Victor v. New York City Office of Trials and Hearings, et al. (N.Y. Sup.)

About the Case

The case concerns a 2011 incident in which Rikers Island guard Aubrey Victor was caught on video repeatedly kicking a 16-year-old inmate in the face. An internal prison investigation determined that he had used excessive and potentially deadly force. Personnel records of law enforcement officers are typically shielded from public disclosure because of a uniquely restrictive state law, Section 50-a of New York State’s civil rights law. However, Victor appealed the prison’s determination before the Office of Administrative Trials and Hearings (OATH), which hears disciplinary disputes involving city employees. These hearings are currently public record, and access to records of these hearings has enabled important reporting about misconduct at Rikers in the past.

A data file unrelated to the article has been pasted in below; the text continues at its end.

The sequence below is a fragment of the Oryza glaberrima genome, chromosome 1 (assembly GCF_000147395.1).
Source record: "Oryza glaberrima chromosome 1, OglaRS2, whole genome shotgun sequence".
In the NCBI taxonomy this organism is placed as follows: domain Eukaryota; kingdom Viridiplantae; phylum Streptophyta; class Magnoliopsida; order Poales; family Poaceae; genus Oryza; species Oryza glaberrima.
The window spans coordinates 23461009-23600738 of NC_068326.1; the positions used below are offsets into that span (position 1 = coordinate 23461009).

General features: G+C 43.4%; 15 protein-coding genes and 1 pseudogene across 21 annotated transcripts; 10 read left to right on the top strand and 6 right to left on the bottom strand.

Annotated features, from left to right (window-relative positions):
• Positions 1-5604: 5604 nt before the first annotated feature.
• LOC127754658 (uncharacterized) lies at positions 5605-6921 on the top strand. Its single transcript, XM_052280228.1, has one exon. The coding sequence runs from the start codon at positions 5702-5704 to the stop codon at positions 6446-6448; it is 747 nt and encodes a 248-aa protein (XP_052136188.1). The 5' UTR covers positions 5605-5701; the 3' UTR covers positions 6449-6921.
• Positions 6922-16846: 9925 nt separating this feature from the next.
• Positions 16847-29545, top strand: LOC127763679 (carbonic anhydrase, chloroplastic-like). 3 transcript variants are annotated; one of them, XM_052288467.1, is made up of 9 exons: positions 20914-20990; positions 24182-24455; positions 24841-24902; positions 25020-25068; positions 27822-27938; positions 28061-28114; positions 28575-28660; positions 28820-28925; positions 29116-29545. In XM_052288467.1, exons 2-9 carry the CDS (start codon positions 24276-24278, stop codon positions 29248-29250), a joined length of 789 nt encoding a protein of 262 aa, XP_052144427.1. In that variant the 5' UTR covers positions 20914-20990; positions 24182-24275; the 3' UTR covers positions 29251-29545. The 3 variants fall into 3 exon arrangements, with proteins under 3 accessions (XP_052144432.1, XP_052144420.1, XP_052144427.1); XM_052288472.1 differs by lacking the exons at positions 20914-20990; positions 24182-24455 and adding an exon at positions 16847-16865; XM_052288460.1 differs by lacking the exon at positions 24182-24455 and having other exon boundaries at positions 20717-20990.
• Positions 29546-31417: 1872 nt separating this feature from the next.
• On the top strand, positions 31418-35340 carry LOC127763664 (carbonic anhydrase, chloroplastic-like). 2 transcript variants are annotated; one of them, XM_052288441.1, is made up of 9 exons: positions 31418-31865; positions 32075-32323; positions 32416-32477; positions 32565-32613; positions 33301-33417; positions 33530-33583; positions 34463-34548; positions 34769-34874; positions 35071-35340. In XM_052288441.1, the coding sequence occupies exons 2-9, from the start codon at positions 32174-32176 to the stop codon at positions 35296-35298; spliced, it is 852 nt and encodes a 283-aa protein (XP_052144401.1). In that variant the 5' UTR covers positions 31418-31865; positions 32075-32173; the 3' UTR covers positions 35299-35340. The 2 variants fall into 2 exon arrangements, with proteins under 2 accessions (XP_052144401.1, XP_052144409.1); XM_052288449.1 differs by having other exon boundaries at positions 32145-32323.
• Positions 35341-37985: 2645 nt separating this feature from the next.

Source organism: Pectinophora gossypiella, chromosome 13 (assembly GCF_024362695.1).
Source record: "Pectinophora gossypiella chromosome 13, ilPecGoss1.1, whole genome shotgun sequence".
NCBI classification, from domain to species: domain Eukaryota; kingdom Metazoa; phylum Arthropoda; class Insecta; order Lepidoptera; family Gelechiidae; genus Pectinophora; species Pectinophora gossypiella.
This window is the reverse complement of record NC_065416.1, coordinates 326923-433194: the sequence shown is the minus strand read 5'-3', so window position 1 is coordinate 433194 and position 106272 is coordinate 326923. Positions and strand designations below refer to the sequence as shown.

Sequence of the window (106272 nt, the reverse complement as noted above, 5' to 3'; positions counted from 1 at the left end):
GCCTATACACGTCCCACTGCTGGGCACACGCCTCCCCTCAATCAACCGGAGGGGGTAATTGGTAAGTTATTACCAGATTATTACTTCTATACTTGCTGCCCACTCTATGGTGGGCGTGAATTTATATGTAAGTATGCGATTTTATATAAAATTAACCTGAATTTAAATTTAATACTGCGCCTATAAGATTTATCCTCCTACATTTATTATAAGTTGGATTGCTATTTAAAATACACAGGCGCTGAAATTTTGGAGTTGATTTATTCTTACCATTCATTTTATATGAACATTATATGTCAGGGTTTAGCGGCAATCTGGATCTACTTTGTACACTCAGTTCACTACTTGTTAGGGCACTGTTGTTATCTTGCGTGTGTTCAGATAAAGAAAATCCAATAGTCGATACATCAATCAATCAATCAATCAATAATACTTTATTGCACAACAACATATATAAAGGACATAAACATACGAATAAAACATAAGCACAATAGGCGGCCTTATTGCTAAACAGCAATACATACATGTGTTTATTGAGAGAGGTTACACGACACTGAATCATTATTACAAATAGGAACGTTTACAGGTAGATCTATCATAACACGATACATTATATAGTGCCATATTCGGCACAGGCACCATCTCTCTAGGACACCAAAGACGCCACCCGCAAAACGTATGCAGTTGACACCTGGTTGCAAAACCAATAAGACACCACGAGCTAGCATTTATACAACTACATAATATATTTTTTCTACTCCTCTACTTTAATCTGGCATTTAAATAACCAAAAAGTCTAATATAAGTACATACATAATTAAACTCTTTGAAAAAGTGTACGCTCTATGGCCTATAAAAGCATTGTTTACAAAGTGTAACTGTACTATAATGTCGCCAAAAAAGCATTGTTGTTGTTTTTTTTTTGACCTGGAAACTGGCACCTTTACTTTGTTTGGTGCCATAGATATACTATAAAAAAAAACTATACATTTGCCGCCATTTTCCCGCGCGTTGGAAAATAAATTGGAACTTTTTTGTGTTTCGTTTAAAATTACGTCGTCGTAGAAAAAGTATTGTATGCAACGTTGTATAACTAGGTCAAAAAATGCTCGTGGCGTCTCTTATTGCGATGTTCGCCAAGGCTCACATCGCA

Victor requested that OATH’s Report and Recommendation be removed from publication, but this request was denied by OATH Administrative Law Judge Faye Lewis. Victor then brought an Article 78 proceeding in the State Supreme Court, seeking to vacate this OATH decision and arguing that Section 50-a should extend to records of OATH proceedings involving corrections officers. The New York Times was granted permission to intervene and MFIA wrote a memorandum of law in support of a motion to dismiss Victor’s request. Argument on the motion to dismiss is set for October 31, 2016.